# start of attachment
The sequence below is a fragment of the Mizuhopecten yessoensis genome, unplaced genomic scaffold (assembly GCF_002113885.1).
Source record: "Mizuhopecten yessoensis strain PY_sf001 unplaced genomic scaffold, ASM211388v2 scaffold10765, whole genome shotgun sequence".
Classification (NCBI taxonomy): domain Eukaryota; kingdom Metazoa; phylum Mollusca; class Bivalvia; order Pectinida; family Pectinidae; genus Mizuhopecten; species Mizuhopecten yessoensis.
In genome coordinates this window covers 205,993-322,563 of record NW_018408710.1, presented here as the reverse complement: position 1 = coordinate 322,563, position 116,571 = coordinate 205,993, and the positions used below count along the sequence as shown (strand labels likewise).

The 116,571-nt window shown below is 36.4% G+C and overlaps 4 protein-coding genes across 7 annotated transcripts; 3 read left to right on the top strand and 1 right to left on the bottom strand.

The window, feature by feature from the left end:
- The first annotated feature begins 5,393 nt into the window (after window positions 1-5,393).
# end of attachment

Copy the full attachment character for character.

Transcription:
The sequence below is a fragment of the Mizuhopecten yessoensis genome, unplaced genomic scaffold (assembly GCF_002113885.1).
Source record: "Mizuhopecten yessoensis strain PY_sf001 unplaced genomic scaffold, ASM211388v2 scaffold10765, whole genome shotgun sequence".
Classification (NCBI taxonomy): domain Eukaryota; kingdom Metazoa; phylum Mollusca; class Bivalvia; order Pectinida; family Pectinidae; genus Mizuhopecten; species Mizuhopecten yessoensis.
In genome coordinates this window covers 205,993-322,563 of record NW_018408710.1, presented here as the reverse complement: position 1 = coordinate 322,563, position 116,571 = coordinate 205,993, and the positions used below count along the sequence as shown (strand labels likewise).

The 116,571-nt window shown below is 36.4% G+C and overlaps 4 protein-coding genes across 7 annotated transcripts; 3 read left to right on the top strand and 1 right to left on the bottom strand.

The window, feature by feature from the left end:
- The first annotated feature begins 5,393 nt into the window (after window positions 1-5,393).